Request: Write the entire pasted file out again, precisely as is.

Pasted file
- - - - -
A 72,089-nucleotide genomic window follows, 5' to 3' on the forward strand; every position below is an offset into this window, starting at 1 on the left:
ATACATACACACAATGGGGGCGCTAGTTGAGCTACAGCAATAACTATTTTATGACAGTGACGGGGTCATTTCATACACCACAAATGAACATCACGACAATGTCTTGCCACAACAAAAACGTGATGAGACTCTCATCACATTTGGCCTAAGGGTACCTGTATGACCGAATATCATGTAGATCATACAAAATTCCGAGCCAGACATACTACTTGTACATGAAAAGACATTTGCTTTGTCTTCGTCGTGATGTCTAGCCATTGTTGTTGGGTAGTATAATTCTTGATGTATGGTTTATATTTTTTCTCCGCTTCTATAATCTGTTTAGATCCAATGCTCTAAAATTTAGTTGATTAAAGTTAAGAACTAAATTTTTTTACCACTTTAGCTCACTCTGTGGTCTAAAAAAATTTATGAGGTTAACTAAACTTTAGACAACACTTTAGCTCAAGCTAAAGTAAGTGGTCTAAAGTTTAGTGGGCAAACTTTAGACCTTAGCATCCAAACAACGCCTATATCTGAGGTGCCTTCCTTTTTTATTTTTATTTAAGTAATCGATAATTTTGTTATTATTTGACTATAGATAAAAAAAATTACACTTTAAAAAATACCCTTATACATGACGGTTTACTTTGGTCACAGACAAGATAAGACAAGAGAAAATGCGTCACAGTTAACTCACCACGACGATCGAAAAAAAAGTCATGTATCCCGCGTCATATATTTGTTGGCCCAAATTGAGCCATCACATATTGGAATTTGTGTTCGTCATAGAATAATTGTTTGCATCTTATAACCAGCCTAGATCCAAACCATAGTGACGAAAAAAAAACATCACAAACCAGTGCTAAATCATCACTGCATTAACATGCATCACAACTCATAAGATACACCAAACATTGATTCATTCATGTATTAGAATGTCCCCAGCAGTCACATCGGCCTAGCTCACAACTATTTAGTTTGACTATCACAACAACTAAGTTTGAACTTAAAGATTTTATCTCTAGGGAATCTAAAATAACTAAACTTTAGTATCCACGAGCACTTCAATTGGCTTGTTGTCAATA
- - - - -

A 72,089-nucleotide genomic window follows, 5' to 3' on the forward strand; every position below is an offset into this window, starting at 1 on the left:
ATACATACACACAATGGGGGCGCTAGTTGAGCTACAGCAATAACTATTTTATGACAGTGACGGGGTCATTTCATACACCACAAATGAACATCACGACAATGTCTTGCCACAACAAAAACGTGATGAGACTCTCATCACATTTGGCCTAAGGGTACCTGTATGACCGAATATCATGTAGATCATACAAAATTCCGAGCCAGACATACTACTTGTACATGAAAAGACATTTGCTTTGTCTTCGTCGTGATGTCTAGCCATTGTTGTTGGGTAGTATAATTCTTGATGTATGGTTTATATTTTTTCTCCGCTTCTATAATCTGTTTAGATCCAATGCTCTAAAATTTAGTTGATTAAAGTTAAGAACTAAATTTTTTTACCACTTTAGCTCACTCTGTGGTCTAAAAAAATTTATGAGGTTAACTAAACTTTAGACAACACTTTAGCTCAAGCTAAAGTAAGTGGTCTAAAGTTTAGTGGGCAAACTTTAGACCTTAGCATCCAAACAACGCCTATATCTGAGGTGCCTTCCTTTTTTATTTTTATTTAAGTAATCGATAATTTTGTTATTATTTGACTATAGATAAAAAAAATTACACTTTAAAAAATACCCTTATACATGACGGTTTACTTTGGTCACAGACAAGATAAGACAAGAGAAAATGCGTCACAGTTAACTCACCACGACGATCGAAAAAAAAGTCATGTATCCCGCGTCATATATTTGTTGGCCCAAATTGAGCCATCACATATTGGAATTTGTGTTCGTCATAGAATAATTGTTTGCATCTTATAACCAGCCTAGATCCAAACCATAGTGACGAAAAAAAAACATCACAAACCAGTGCTAAATCATCACTGCATTAACATGCATCACAACTCATAAGATACACCAAACATTGATTCATTCATGTATTAGAATGTCCCCAGCAGTCACATCGGCCTAGCTCACAACTATTTAGTTTGACTATCACAACAACTAAGTTTGAACTTAAAGATTTTATCTCTAGGGAATCTAAAATAACTAAACTTTAGTATCCACGAGCACTTCAATTGGCTTGTTGTCAATA